PROPERTIES OF FATS
What is fat?
Fat is defined as a substance made up of carbon, hydrogen and oxygen, not soluble in water.
It consists of combinations of glycerin with fatty acids.
Fats are very tempting as they give more flavor to meals and, unlike proteins, it seems that they do not stimulate the brain’s satiety center so we can take them in excess.
Our body needs fats: a diet with less than 10% of fat can have negative consequences for the organism. However, fats should be taken in a determinate proportion. Men should take up to 90 g of fats daily and women, 70 g.
List of foods with lot of fat and with little fat
Walnuts and other nuts are high in fats
Foods with the highest content in fats -from highest to lowest- are:
- Whole milk
- Meat. We must be cautious about eating these foods if overweight or if we are following a weight loss program.
Foods with less fat contents -from lowest to highest- would be:
When the consumption of fats exceeds the amount needed, we may suffer from an increase in weight, fat accumulation in adipose tissue, which can lead to obesity or the appearance of numerous diseases. A man with a “normal” weight has usually about 10% of fat in his body and a woman 20%. In obese people this ratio is altered and it is usually over 30%.
In addition, we must distinguish between fats that could be considered as “recommended” and others which are “less desirable”. The following article explains what is the function of fat in the body, how many kinds of fats there are and which are better than others.
What are fats good for? Functions of fats
The body needs fat to work properly. The main functions of fat are the following:
- Protecting the organs, by preventing any damage or injuries from a sudden movement. This fat is only used when it is badly needed and the body can not get it in other ways.
- To provide energy in the form of calories, along with carbohydrates and proteins. It should be noted that fat is the most caloric element of the three food groups. 1 gram of fat provides 9 calories, while 1 gram of carbohydrate or protein provides only 4. Naturally, the body can accumulate fat from proteins, carbohydrates or fats. It is easier to get them from fats because of its double content.
- To absorbs certain vitamins ( Vitamin A, Vitamin E, Vitamin K and vitamin D), the so called fatsoluble vitamins. Only by the presence of fat is the gut able to absorb vitamins. Fat deficiency result in a state of avitaminosis, even if the vitamins were supplied in the form of supplements. Situations of prolonged contributions of less than 10% of fat are initially manifested symptoms such as dry eyes.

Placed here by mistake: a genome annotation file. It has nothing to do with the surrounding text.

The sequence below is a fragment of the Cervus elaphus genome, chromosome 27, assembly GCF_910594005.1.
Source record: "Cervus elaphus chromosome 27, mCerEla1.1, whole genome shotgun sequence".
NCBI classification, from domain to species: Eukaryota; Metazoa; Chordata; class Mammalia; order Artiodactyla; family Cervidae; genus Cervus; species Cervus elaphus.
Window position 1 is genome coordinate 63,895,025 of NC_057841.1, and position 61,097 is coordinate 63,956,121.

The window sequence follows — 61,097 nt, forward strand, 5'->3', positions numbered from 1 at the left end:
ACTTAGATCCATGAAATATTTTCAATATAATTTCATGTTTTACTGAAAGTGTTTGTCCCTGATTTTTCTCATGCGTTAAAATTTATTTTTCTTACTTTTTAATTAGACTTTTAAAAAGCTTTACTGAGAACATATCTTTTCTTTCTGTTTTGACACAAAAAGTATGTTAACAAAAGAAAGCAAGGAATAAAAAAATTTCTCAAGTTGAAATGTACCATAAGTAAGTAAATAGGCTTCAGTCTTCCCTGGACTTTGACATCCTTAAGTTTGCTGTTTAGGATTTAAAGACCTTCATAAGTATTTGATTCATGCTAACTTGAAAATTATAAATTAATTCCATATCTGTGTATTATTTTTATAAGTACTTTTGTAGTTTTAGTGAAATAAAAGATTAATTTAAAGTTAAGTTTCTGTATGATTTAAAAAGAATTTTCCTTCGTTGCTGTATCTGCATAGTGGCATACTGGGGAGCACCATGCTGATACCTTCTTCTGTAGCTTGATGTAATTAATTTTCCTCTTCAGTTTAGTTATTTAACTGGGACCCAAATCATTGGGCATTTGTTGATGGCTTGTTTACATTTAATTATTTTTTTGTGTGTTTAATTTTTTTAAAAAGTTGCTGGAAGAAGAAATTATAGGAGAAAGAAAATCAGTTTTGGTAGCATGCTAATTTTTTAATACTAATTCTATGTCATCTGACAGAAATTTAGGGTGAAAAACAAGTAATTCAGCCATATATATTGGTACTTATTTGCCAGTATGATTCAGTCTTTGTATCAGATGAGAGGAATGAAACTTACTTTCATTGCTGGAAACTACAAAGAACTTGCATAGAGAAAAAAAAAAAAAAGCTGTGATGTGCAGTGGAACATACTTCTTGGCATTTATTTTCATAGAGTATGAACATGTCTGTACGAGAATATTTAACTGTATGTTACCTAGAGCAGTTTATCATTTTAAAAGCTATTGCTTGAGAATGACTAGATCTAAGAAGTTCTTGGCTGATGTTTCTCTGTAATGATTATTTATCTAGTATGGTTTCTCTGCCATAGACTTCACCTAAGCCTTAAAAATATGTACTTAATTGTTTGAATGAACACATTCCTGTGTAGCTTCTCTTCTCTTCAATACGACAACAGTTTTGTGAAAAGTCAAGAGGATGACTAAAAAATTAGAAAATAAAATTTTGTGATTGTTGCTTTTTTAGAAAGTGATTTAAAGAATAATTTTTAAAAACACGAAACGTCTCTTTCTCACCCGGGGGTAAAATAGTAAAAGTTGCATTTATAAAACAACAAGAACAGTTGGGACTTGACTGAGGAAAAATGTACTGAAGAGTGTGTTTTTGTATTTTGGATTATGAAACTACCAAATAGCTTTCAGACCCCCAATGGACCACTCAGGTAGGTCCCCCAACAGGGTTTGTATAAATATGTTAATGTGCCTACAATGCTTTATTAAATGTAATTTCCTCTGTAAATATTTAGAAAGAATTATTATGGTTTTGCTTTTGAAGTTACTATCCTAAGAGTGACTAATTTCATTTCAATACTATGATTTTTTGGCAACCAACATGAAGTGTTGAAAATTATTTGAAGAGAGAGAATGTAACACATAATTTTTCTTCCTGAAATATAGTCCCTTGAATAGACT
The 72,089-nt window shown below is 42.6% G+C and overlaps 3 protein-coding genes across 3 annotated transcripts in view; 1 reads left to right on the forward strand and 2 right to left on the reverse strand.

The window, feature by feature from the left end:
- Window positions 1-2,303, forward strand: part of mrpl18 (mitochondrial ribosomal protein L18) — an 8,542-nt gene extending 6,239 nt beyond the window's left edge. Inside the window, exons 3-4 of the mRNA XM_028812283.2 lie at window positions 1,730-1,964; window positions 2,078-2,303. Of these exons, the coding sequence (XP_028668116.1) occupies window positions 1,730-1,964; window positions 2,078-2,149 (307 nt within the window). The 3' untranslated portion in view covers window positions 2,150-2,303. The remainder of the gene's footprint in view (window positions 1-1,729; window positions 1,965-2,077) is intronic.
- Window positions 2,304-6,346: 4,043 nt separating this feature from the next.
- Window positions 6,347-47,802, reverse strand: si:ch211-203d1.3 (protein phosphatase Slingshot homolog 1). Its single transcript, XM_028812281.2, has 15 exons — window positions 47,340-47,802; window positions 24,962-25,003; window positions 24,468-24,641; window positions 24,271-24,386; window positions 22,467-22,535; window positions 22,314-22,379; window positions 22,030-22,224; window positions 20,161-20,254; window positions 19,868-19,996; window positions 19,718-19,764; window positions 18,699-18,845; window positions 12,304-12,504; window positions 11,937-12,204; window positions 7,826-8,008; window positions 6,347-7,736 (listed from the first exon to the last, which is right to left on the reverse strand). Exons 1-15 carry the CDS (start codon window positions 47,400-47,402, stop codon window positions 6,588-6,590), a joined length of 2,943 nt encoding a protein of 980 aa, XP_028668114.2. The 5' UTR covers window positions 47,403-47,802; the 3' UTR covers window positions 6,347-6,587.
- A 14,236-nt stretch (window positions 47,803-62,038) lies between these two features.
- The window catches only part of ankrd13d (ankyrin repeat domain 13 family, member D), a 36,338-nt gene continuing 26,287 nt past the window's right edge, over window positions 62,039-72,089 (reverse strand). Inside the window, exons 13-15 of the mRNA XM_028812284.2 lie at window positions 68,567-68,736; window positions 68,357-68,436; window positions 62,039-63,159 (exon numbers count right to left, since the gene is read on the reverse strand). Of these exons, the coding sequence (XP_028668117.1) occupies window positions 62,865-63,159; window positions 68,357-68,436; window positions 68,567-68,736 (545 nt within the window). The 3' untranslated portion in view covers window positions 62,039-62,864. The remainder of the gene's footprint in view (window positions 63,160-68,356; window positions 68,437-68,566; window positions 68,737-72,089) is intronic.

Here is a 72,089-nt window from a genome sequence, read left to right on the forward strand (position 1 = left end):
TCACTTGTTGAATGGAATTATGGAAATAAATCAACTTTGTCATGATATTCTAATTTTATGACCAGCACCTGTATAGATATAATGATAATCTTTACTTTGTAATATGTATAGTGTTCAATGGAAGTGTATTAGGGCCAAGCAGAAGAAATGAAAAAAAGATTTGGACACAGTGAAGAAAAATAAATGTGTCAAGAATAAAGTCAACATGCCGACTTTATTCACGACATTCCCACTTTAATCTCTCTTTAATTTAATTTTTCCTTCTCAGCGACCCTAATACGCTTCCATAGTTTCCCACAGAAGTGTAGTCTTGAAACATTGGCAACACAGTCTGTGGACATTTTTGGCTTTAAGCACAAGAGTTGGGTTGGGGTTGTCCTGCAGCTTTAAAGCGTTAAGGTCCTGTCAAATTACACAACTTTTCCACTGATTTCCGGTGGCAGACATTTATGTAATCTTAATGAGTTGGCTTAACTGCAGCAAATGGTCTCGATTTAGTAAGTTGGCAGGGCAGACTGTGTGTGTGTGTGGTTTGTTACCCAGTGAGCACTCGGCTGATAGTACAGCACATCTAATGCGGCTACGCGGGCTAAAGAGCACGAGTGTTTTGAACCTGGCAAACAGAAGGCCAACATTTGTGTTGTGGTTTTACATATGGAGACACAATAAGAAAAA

- For the production of hormones.
- For the production of cell membranes.
- For the production of enzymes and neurotransmitters.
Types of fats
There are the following types of fats:
- Saturated fats: They are those in which each carbon atom is bonded to a hydrogen atom. They are considered as “bad fats” because they are responsible for the appearance of cholesterol and many circulation problems.
Most of these fats are obtained from foods of animal origin (meat, dairy products like non-skimmed cheese or yoghurt). One way to know if it is a saturated fat is that they are solid if not heated.
Most plants lack this type of fat, although we have some exceptions such as palm oil or coconut oil.
The following table shows the percentage of saturated fat and cholesterol in certain foods:
|Food||Total Fat||Saturated Fat||Cholesterol|
|Sausage(85g)||24 g||9g||43 mg|
|Salmon(85g)||7 g||1 g||60 mg|
|Skinless chicken(85g)||3 g||0,9 g||72mg|
|Lean meat(85g)||16 g||6,2 g||75 mg|
|8 g||5 g||33 mg|
|0,5 g||0,3 g||4 mg|
|Butter(1 tablespoon)||11,5 g||7 g||30 mg|
|Margarine(1 tablespoon)||11,5 g||2 g||0 mg|
|Eggs(1)||5 g||1,5 g||213 mg|
- Unsaturated fats: They are those who haven’t got hydrogen atoms. They are liquid at room temperature. These fats are known as “good fats” by the role they playe in controlling cholesterol and heart disease. These fats are divided in:
- Monounsaturated fats: These ones lack a hydrogen atom, so they have a carbon atom as additional replacement. Olive oil and peanut oil would be two examples of this type of fat. These fats become thicker when cooled.Olive oil is high in monounsaturated fats
- Polyunsaturated fats: These ones lack two hydrogen atoms, so they have two additional carbon atoms. Examples of polyunsaturated fats are fish oil, sunflower seed oil, soybean oil, hazelnut oil, etc. They remain liquid when cooled.
- Trans-fatty fats: These are unsaturated fats that, through a process called hydrogenation, get a less smooth texture. They are modified to create products that offer better conservation and also have a better aspect in the eyes of the consumer.
However, this process converts unsaturated fats in trans fatty acids, which behave like saturated fats, raise cholesterol levels and cause circulation problems. Among the main foods that contain these oils we cold mention margarine and other hard fats, cakes, cookies or chips.
More information on fats.
* Related information: Low fat menus, Effects on health of fats we consume
29 December, 2022